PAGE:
Leo flew, and we ended up renting a car and driving into Hungary, which has the most terrifying highway system I've ever been on. There are no traffic rules to speak of. The way I figured it, whoever is bigger and faster owns the road, and the rest of the cars, when they see someone coming, just get out of the way. We ended up driving half the way on the shoulder. So we arrived in Budapest relaxed and refreshed.

Our hotel lobby reminded me of the YMCA in Lexington, Ky. Leo had said we would like the hotel. I was not happy. The thing that struck me was how they were trying to appeal to Westerners. We had this little, tiny room, but it had a TV set that had ESPN, CNN, and HBO.

The next day we went over to MOM. The boardroom had these big red stars on the wall at one end -- awards from the Communist party. At the other end someone had written on a blackboard in English: "return on investment, return on assets, turnover, sales analysis" -- all these Harvard Business School buzzwords. I've been back to MOM four times since, and that blackboard and those words are still there.

I met the principals, and my attorneys and I started negotiating. Since I don't speak German or Hungarian, Leo and an interpreter conveyed my wishes. This was a unique deal, to say the least. MOM had no hard currency to speak of. Its contribution to the joint venture would be in the form of a building, which it would be responsible for fixing up to our specifications.

I was then taken on a plant tour. The engineering group we had sent over in August was right. This was like walking through a zombie movie. There were all these workers just standing around. One guy was reading the paper and eating some bread. He never even got off his butt when our group, which included the president of the company, came by.

So we got down to trying to negotiate this deal. We would bring in the machines, the money, and an American manager. We would choose workers from MOM's work force. They would provide us with a building totally rigged to our specifications. Erie and MOM would split the equity in the business, 50-50. Erie would get a royalty each month based on gross sales, and our German subsidiary could buy product from the joint venture at a discount. Erie would end up with about 65% of the profit. MOM would get the rest.

The deal was scheduled to close in early January. After the signing, we would send a manager over, and they would start work on the building with the idea that we would be in production by March 1. My engineers told me we'd be lucky to start by September.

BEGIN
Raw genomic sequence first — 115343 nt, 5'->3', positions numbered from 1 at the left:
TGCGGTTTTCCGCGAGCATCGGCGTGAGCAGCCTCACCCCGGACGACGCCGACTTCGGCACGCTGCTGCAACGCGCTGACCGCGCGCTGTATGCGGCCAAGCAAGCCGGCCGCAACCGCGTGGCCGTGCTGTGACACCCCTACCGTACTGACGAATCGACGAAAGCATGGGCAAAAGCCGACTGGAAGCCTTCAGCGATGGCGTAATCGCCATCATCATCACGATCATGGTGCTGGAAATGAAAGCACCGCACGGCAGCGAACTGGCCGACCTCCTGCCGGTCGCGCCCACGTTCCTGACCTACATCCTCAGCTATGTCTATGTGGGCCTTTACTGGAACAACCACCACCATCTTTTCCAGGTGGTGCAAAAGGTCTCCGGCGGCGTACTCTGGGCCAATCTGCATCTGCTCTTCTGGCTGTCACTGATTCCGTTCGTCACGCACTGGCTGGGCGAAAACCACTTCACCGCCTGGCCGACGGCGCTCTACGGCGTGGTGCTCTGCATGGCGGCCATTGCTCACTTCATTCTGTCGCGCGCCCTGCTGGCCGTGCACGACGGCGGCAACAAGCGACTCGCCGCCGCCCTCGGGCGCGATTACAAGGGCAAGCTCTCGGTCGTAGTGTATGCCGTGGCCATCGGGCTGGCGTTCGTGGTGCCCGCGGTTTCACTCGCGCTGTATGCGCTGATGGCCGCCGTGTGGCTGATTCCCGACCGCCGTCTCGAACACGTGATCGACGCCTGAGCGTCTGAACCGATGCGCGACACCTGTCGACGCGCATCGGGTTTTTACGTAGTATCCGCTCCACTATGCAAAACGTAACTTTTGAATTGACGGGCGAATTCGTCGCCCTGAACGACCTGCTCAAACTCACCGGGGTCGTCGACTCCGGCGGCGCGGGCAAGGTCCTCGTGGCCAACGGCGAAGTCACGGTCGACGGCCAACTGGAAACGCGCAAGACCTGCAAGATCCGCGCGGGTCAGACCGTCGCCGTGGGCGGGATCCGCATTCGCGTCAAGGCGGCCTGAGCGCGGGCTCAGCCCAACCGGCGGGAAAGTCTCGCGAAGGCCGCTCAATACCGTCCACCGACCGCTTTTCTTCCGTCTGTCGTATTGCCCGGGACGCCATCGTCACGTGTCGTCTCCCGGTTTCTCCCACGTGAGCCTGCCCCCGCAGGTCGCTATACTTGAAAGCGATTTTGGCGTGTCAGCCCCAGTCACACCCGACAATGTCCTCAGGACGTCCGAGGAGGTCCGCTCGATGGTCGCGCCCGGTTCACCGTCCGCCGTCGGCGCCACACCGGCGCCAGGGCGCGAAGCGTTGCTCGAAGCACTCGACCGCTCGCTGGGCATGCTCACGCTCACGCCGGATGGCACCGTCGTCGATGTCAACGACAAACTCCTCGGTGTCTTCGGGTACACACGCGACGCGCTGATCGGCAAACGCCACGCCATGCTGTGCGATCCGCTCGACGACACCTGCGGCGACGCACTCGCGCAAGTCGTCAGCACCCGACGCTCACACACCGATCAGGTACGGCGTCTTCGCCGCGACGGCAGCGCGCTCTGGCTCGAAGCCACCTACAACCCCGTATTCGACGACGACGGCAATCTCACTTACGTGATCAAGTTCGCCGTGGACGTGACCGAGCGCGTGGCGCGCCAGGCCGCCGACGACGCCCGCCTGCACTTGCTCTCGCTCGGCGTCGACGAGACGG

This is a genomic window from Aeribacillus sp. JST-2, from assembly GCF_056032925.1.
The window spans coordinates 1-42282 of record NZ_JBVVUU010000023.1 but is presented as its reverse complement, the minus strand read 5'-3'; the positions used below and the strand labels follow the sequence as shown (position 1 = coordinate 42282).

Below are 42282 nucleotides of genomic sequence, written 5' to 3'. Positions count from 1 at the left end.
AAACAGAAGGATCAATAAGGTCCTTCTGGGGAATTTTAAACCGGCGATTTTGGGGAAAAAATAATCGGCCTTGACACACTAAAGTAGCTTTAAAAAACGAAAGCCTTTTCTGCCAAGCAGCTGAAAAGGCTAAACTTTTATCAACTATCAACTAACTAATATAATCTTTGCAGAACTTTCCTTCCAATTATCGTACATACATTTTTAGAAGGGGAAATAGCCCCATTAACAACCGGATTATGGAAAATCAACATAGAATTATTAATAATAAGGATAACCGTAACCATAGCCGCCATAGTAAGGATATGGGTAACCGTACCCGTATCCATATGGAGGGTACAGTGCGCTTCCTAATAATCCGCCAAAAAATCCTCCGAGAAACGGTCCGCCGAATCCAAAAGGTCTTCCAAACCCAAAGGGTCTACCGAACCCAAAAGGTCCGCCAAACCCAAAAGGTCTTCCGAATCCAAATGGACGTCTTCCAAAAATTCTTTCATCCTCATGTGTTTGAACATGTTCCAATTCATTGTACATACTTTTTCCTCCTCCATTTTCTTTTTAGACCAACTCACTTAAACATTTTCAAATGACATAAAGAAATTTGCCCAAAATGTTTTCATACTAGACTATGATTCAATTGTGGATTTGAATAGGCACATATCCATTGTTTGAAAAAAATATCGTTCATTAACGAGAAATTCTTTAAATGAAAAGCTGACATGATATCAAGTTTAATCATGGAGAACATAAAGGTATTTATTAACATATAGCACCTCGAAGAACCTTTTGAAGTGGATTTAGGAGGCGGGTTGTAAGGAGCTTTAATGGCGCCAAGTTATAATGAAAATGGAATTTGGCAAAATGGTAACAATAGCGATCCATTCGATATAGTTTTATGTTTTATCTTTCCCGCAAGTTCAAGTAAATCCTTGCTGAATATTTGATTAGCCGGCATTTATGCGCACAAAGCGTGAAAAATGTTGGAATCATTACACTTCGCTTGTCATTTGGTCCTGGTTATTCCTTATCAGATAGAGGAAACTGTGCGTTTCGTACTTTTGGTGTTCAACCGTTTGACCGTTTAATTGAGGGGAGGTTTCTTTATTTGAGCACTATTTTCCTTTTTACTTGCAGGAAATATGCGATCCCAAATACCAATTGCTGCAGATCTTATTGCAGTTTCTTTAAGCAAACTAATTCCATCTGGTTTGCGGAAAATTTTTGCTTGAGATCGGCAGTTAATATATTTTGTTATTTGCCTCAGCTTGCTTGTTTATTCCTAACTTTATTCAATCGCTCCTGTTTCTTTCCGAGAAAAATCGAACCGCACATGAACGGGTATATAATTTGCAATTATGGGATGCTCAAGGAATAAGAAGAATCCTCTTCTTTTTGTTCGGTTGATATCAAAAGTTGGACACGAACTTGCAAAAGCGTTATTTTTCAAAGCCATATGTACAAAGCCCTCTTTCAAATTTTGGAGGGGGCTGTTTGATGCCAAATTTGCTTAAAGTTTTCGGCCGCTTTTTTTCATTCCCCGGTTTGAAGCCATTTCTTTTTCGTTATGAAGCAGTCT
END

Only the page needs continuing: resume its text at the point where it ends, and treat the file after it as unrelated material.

The night before I was scheduled to fly over to sign the closing agreement in January, I got a phone call from Leo saying the Hungarians didn't know how they could go through with this. They didn't see how they could ever get their money back out. It was very frustrating. They didn't understand how businesses generate cash flow and money by selling things.

I knew they wanted us as partners. How could we get these guys over the hump? I thought about it and realized the only way they could get any confidence was if I made a gesture that showed how positive I felt about the joint venture. I decided to give them an advance against one-half of the first month's estimated profit, which was $8,000. Suddenly they were seeing hard currency. That $8,000 made all the difference. They signed, and our manager moved to Budapest.

In February we chose four Hungarian employees to send to our plant in West Germany for training. This was their first trip ever out of Hungary. They walked into the plant, and their immediate comment was, "This is slave labor. Never seen anybody work so hard in our lives." Our manager over there called and said, "Frank, I don't think this is going to work."

I said, "Gunter, give them a chance." Within a week we had a complete turn-around. I think the Hungarian workers realized they were there to prove a point -- they could work as hard as the Germans. They actually seemed excited by the opportunity.

Meanwhile, back in Budapest we were looking at a building with cracks in the walls and blown-out windows. Concrete was falling from the ceiling. We had some fairly sophisticated needs. We use oil-free and waterless compressors. We use special water to wash the glass. How could we possibly get this place in shape?

Our partners from MOM kept saying, "No problem."

Our engineers kept saying, "No way!"